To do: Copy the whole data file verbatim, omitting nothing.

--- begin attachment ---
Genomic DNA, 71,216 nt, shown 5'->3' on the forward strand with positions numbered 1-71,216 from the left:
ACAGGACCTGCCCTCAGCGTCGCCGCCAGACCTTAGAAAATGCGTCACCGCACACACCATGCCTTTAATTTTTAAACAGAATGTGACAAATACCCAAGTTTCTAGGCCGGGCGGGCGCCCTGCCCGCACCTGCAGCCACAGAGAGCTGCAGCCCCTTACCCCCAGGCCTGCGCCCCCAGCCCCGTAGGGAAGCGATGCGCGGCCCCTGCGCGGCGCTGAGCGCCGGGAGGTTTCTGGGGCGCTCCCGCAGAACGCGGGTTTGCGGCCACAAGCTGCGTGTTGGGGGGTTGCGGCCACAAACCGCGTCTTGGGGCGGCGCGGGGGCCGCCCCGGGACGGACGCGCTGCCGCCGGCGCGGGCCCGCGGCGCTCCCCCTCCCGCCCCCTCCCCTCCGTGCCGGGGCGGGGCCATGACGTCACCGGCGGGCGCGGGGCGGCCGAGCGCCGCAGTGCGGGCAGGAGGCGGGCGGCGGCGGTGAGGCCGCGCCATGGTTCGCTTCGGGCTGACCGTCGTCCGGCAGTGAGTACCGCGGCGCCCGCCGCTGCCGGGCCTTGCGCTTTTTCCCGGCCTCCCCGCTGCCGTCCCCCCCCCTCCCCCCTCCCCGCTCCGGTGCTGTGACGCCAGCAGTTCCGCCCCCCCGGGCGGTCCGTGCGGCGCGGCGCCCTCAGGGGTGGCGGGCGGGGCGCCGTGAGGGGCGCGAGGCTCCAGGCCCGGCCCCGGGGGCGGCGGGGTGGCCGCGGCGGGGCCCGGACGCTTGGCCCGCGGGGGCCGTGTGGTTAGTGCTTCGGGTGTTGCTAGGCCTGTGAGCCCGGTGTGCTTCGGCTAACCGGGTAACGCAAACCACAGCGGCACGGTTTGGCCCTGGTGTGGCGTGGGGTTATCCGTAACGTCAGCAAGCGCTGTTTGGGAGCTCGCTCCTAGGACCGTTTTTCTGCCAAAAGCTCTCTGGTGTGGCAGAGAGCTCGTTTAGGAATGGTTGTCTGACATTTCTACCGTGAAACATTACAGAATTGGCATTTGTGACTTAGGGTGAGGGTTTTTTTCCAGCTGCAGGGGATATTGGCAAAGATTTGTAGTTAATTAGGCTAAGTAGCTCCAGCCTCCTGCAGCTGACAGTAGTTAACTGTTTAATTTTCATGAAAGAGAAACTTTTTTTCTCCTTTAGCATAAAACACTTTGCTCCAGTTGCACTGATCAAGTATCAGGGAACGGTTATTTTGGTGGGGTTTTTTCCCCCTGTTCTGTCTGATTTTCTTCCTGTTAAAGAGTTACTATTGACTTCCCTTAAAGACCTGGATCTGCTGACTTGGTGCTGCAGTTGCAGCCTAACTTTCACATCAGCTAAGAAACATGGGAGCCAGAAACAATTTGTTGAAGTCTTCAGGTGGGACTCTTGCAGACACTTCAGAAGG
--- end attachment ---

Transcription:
Genomic DNA, 71,216 nt, shown 5'->3' on the forward strand with positions numbered 1-71,216 from the left:
ACAGGACCTGCCCTCAGCGTCGCCGCCAGACCTTAGAAAATGCGTCACCGCACACACCATGCCTTTAATTTTTAAACAGAATGTGACAAATACCCAAGTTTCTAGGCCGGGCGGGCGCCCTGCCCGCACCTGCAGCCACAGAGAGCTGCAGCCCCTTACCCCCAGGCCTGCGCCCCCAGCCCCGTAGGGAAGCGATGCGCGGCCCCTGCGCGGCGCTGAGCGCCGGGAGGTTTCTGGGGCGCTCCCGCAGAACGCGGGTTTGCGGCCACAAGCTGCGTGTTGGGGGGTTGCGGCCACAAACCGCGTCTTGGGGCGGCGCGGGGGCCGCCCCGGGACGGACGCGCTGCCGCCGGCGCGGGCCCGCGGCGCTCCCCCTCCCGCCCCCTCCCCTCCGTGCCGGGGCGGGGCCATGACGTCACCGGCGGGCGCGGGGCGGCCGAGCGCCGCAGTGCGGGCAGGAGGCGGGCGGCGGCGGTGAGGCCGCGCCATGGTTCGCTTCGGGCTGACCGTCGTCCGGCAGTGAGTACCGCGGCGCCCGCCGCTGCCGGGCCTTGCGCTTTTTCCCGGCCTCCCCGCTGCCGTCCCCCCCCCTCCCCCCTCCCCGCTCCGGTGCTGTGACGCCAGCAGTTCCGCCCCCCCGGGCGGTCCGTGCGGCGCGGCGCCCTCAGGGGTGGCGGGCGGGGCGCCGTGAGGGGCGCGAGGCTCCAGGCCCGGCCCCGGGGGCGGCGGGGTGGCCGCGGCGGGGCCCGGACGCTTGGCCCGCGGGGGCCGTGTGGTTAGTGCTTCGGGTGTTGCTAGGCCTGTGAGCCCGGTGTGCTTCGGCTAACCGGGTAACGCAAACCACAGCGGCACGGTTTGGCCCTGGTGTGGCGTGGGGTTATCCGTAACGTCAGCAAGCGCTGTTTGGGAGCTCGCTCCTAGGACCGTTTTTCTGCCAAAAGCTCTCTGGTGTGGCAGAGAGCTCGTTTAGGAATGGTTGTCTGACATTTCTACCGTGAAACATTACAGAATTGGCATTTGTGACTTAGGGTGAGGGTTTTTTTCCAGCTGCAGGGGATATTGGCAAAGATTTGTAGTTAATTAGGCTAAGTAGCTCCAGCCTCCTGCAGCTGACAGTAGTTAACTGTTTAATTTTCATGAAAGAGAAACTTTTTTTCTCCTTTAGCATAAAACACTTTGCTCCAGTTGCACTGATCAAGTATCAGGGAACGGTTATTTTGGTGGGGTTTTTTCCCCCTGTTCTGTCTGATTTTCTTCCTGTTAAAGAGTTACTATTGACTTCCCTTAAAGACCTGGATCTGCTGACTTGGTGCTGCAGTTGCAGCCTAACTTTCACATCAGCTAAGAAACATGGGAGCCAGAAACAATTTGTTGAAGTCTTCAGGTGGGACTCTTGCAGACACTTCAGAAGG